Can comedy defeat the NRA?

19 March 2015
Published in

By Dean Obeidallah

March 19, 2015

The NRA has battled and beaten numerous adversaries that sought to enact laws they believed could save the lives of Americans from gun violence. But there’s a new weapon in this fight against the NRA that just may make a difference: Comedy.

So what is the new comedic approach that hopes to reduce the 32 Americans killed every day by gun violence in our country? Well, the Brady Campaign to Prevent Gun Violence has teamed up with Will Ferrell and Adam McKay’s Funny or Die (FOD) to make a video that calls out, in a funny and informative way, the States that make it easy for criminals to buy, carry and traffic guns. (You can watch video HERE.)

The video, released on Thursday, features a male and female couple in a parody of a commercial for But instead of a website offering reviews on the best restaurants or cheap places to get drunk, these two “criminals” are doing a commercial for the new website, This satirical “travel website” is designed to help criminals pick the “best” vacation spots based on how lax the gun laws are in each state.

The modern day Bonnie and Clyde-esque couple share with us how thrilled they are to vacation in Arizona, the state with the weakest gun safety laws. “I can see the beautiful Grand Canyon and carry a loaded gun without even having a background check,” the guy excitedly tells us.   To which his female counterparts responds: “You would fail that background check.” “I’m sure of it!” laughingly exclaims the guy.

By the end of this one minute and forty-four second video, you have learned in an entertaining way about the states that are truly a criminals dream to visit because of anemic gun safety laws, such as Nevada, Florida and Louisiana.

We also find out about states that don’t “get us criminals” because their laws make it more challenging for dangerous people to legally purchase firearms. We are talking states like New Jersey, Massachusetts, and California. To which the male criminal declares: “I want to shoot California so bad!”

The question, of course, is can this video actually have a meaningful impact? Yes, I know some (mostly on the right) will roll their eyes to the notion that comedy can impact public policy. These people simply don’t grasp the potential power of political comedy.

Dan Gross, president of the Brady Campaign explained to me via email that, “sometimes, humor can get people to pay attention to a tough issue and look at it differently.” Adding, if this new comedy video “makes people tune in and engage, then it can definitely help.”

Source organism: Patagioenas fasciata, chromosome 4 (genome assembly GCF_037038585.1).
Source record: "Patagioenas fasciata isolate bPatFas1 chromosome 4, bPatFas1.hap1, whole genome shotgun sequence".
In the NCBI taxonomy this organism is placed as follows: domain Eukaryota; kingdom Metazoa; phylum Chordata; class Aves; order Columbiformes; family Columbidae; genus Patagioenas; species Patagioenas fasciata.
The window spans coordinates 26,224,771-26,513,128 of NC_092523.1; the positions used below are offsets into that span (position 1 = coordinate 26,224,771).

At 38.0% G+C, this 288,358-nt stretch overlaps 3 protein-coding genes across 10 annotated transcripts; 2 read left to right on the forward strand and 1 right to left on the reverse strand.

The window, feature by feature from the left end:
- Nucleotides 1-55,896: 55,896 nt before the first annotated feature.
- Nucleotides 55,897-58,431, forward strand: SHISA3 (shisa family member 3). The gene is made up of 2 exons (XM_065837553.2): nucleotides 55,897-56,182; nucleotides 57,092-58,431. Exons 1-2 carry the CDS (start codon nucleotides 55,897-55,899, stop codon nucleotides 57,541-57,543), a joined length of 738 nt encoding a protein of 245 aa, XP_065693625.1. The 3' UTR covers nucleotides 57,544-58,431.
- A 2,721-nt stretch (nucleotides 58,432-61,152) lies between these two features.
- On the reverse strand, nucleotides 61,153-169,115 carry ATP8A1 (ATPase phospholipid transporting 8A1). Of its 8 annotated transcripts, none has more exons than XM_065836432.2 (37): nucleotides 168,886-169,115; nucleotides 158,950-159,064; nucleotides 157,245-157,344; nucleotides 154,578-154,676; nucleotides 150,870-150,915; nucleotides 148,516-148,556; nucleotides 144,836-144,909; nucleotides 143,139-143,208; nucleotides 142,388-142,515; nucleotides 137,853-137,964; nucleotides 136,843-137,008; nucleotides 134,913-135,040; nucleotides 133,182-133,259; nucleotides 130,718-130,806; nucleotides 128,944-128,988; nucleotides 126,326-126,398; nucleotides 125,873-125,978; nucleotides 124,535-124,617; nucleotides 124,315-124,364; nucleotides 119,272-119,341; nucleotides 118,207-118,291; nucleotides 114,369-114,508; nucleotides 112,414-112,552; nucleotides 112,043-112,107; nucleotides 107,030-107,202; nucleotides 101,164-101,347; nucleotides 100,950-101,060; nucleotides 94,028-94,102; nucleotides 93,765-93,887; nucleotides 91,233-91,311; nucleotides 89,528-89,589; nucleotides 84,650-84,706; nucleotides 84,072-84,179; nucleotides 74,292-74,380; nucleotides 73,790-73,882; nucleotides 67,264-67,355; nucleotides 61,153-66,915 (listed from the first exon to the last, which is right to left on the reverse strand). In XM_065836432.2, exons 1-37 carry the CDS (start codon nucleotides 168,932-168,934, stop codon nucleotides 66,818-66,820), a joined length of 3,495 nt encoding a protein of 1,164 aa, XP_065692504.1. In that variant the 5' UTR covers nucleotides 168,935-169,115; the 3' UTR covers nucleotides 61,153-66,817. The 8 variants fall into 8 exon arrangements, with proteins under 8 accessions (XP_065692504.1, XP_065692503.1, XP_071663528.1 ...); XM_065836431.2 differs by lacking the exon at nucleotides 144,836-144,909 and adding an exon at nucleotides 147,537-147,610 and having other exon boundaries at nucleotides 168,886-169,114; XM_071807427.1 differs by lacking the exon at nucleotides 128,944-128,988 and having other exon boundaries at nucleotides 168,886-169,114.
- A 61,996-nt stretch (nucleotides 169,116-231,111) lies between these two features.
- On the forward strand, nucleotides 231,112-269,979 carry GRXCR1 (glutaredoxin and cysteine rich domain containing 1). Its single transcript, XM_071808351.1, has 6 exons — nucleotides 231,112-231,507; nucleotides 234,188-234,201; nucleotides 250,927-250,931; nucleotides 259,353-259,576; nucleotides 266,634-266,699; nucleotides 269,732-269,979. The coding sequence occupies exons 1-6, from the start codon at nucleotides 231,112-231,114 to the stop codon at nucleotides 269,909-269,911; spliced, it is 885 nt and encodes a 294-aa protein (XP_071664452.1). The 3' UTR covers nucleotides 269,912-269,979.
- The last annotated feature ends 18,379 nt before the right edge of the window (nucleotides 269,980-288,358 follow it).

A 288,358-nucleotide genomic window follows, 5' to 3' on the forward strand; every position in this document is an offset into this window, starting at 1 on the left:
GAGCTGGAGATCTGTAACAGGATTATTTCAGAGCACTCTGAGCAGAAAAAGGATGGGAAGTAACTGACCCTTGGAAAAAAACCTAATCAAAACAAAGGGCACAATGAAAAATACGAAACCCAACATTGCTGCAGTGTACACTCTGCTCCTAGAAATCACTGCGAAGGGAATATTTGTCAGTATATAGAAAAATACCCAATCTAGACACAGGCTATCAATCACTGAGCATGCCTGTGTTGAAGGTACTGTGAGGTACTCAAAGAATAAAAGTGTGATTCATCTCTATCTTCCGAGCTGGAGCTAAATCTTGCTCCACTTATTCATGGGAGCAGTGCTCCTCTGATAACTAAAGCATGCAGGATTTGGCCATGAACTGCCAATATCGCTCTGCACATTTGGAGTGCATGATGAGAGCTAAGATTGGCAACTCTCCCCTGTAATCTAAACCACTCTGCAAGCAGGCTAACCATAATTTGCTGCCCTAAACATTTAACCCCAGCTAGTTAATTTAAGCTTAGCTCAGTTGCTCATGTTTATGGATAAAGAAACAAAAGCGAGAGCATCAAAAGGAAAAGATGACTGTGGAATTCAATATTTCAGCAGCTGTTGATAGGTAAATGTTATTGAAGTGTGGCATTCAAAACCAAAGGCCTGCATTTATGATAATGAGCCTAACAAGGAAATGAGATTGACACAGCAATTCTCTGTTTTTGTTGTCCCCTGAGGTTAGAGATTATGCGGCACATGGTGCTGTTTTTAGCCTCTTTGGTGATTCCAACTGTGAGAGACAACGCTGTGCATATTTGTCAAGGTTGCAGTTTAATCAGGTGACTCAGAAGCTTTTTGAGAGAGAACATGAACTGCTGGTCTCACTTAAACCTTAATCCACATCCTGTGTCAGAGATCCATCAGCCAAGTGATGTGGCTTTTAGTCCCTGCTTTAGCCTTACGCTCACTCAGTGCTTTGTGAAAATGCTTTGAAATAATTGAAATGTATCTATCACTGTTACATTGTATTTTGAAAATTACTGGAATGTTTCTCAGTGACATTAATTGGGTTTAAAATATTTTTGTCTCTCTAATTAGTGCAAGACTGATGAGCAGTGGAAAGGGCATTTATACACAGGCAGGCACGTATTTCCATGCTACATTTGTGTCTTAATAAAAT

I couldn’t agree more with Gross. Comedy can reach people who would never listen to a speech or a serious presentation about a political issue. For example, the Brady campaign released a short video in October 2014 which explained in a typically serious manner about how alarmingly one percent of the gun dealers sell the guns used in nearly 60 percent of the gun related crimes in the United States.

Want to guess how many views this video has attracted in six months? A little over 500.

In contrast, the Brady campaign’s new comedic video that has only been up since Thursday has nearly 90,000 views -and the word is just getting out about it. And, just as importantly, this video will likely reach younger people, many of whom aren't rigidly set in their views on gun safety laws.

If you doubt that a short comedic video can move people, you don’t need to look any further for proof that when President Obama appeared on the FOD online show, “Between Two Ferns” with Zach Galifianakis last spring in the weeks before the deadline to sign up for Obamacare. That video was seen by millions, resulted in a 40 percent jump in visits to the and yielded a bump in sign ups by younger people.

Look, this video alone won’t defeat the powerful NRA and change gun laws. But it is informing people about the facts surrounding gun violence and could contribute to not only changing public opinion, it may very well inspire more people to become an activists on the issue. And to be honest, anything that might reduce the 1300 Americans who are the victims of gun related crimes each day or the 32 Americans killed daily in our country by gun violence is worth a shot because the status quo is failing us all.




Dean Obeidallah is the Editor of The Dean's Report, host of SiriusXM radio's "The Dean Obeidallah Show" and a columnist for The Daily Beast. Follow him on Twitter.




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